731 W Skippack Pike
June 14, 2012 7:50 pm
Installment payment. Periodic payment, usually monthly, of interest and principal on a mortgage or other loan.
June 14, 2012 7:50 pm
A: Many people flock to refinance while mortgage interest rates are low, particularly when rates are two percentage points below their existing home loans.
Other factors, like when to finance, will depend on how long you plan to hold on to your home and whether you have to pay considerable fees to refinance. It also will depend on how far along you are in paying off your current mortgage.
If you expect to sell your home shortly, you are not likely to recoup the costs you incurred to refinance. And if you are more than halfway through paying your current mortgage, you probably will gain little by refinancing. However, if you are going to own your home for at least another five years, that is probably long enough to recoup any refinancing costs and realize real savings as a result of lowering your monthly payment.
In fact, if it costs you nothing to refinance, you can gain even more. Many lenders will let you roll the costs of the refinancing into the new note and still reduce the amount of the monthly payment. Plus, there are no-cost refinancing deals available.
Contact your lender, and its competitors, before you refinance.
June 13, 2012 7:50 pm
Between spring cleaning and summer inspiration, it’s not uncommon to be bitten by the remodeling bug this time of year. And thanks to popular home improvement shows and the ever-growing “DIY” movement, you might be tempted to hit the hardware store and start hammering, painting or grouting this weekend.
“Yes, being motivated to re-do some aspect of your home is a wonderful feeling,” says Fritschen, author of Remodel or Move?TM Make the Right Decision and founder of www.remodelormove.com. “But as with all big projects, it’s always best to think a home remodel through and take all variables into account before you begin.”
If you have a remodel project in mind for this summer, read on for Fritschen’s insight on summer remodeling, and why this is the perfect time of year for many projects:
First, learn about the many advantages of remodeling in the summer:
It can happen while you’re gone: If you’re one of the many families who go to the beach, mountains, or Grandma’s house for a week or so during the summer, Fritschen suggests scheduling your remodel to coincide so that you’ll be out of the house while the job is done. The workers will have more space, you won’t have to worry about safety hazards and staying out of their way, and you’ll be able to come home to a new and improved house.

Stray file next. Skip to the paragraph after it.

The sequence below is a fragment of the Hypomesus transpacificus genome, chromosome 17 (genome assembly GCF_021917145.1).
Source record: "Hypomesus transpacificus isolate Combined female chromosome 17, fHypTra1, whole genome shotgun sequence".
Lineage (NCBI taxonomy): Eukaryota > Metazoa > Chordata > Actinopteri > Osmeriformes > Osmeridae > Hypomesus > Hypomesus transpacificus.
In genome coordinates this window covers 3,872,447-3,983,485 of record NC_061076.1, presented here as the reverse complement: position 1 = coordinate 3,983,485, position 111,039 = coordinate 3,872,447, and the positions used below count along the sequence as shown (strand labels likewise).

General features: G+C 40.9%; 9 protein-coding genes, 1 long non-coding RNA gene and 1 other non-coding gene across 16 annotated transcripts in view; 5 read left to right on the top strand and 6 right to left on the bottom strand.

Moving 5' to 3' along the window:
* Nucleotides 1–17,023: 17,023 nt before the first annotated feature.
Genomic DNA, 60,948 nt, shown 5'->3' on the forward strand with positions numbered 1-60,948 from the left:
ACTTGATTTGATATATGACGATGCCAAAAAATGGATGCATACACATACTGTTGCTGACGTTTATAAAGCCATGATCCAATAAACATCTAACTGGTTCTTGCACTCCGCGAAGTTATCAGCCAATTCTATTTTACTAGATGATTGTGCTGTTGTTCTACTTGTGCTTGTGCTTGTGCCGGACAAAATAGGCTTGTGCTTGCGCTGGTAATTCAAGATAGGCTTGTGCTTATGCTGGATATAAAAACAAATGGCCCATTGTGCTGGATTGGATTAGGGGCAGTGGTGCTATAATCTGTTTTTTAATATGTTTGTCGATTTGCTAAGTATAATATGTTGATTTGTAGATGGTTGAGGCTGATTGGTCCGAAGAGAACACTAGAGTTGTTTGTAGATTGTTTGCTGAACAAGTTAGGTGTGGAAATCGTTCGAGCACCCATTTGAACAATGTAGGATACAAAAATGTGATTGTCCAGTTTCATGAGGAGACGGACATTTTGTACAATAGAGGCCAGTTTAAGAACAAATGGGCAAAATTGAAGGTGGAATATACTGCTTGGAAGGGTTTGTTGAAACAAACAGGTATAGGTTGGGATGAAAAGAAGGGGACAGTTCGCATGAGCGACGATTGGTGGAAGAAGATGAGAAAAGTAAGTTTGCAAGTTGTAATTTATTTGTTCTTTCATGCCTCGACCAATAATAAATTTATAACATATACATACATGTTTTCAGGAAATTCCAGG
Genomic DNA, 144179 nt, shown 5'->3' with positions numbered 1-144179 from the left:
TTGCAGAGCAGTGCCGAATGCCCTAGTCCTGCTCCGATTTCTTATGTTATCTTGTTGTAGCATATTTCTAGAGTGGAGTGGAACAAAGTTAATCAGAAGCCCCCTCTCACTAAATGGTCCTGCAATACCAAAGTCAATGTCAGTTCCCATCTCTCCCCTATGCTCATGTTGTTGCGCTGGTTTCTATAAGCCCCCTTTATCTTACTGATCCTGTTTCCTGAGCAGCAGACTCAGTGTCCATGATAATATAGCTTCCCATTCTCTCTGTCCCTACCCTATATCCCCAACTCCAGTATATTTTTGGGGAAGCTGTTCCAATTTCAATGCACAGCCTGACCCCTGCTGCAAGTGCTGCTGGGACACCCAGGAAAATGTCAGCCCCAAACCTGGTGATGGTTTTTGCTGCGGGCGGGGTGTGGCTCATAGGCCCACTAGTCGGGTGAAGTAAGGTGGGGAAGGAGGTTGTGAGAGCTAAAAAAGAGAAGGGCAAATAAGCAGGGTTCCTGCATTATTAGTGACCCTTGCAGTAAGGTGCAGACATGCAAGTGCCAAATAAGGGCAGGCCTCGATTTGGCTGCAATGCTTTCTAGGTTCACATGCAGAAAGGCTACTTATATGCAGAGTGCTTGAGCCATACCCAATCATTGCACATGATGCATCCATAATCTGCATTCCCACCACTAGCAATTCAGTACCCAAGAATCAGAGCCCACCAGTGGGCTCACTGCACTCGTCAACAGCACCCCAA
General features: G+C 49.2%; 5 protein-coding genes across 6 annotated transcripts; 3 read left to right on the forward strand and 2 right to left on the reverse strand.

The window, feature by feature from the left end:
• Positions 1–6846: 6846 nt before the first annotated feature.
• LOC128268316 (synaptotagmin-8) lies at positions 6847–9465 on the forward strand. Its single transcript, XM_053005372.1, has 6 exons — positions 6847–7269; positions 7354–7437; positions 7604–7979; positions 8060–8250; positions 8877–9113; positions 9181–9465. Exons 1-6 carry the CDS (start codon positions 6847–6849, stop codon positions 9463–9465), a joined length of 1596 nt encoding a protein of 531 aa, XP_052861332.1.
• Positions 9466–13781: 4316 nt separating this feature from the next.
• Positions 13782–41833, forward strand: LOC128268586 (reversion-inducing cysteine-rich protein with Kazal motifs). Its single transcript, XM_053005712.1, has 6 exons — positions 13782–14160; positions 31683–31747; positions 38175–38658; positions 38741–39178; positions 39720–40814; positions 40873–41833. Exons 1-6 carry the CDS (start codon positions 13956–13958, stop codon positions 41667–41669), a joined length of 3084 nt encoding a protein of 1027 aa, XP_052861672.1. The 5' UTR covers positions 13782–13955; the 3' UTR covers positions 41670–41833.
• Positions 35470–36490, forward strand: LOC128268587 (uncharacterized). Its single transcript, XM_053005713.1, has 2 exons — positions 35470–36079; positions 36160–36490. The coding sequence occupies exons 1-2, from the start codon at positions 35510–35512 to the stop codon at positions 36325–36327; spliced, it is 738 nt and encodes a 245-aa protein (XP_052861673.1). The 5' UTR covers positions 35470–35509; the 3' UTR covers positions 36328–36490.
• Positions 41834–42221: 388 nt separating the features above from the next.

Long days = faster completion. Everybody loves long, warm summer evenings. And remodelers have another reason to be thankful for more daylight hours and warm weather: longer working days! “Mother Nature makes it so much easier to complete projects in a timely manner during the summer,” Fritschen confirms.
You can eat al fresco. Summer is a wonderful time to remodel kitchens in particular because you don’t have to use them in order to eat well. While your kitchen is transformed, fire up the outdoor grill and eat on your patio furniture. “You could even spread a quilt in the yard and have a good old-fashioned picnic!” Fritschen suggests.
If exposure is necessary, it’ll be friendly! The fact is, you can expose your house to the elements more safely in summer. Whether you have an open wall because you’re adding on to your house, are replacing windows, or just want to open the windows and doors so the new-paint smell isn’t overwhelming, summer is ideal.
“Temperature and inclement weather aren’t likely to be big concerns in many regions,” Fritschen says. “Plus, if things do get wet, the higher temperatures will help them dry out faster.”
You’re more likely to be inspired. For a variety of reasons, your creative inspiration might peak in summer. It’s a happy, colorful season that leaves many people feeling extra-energized and motivated.
“Also, you might be out and about more in the warmer weather,” points out Fritschen. “You’re more apt to get ideas both from other people’s homes and in stores. So if you think a remodel might be in the cards for you—this summer or in the future—be sure to keep your eyes open for inspiration.”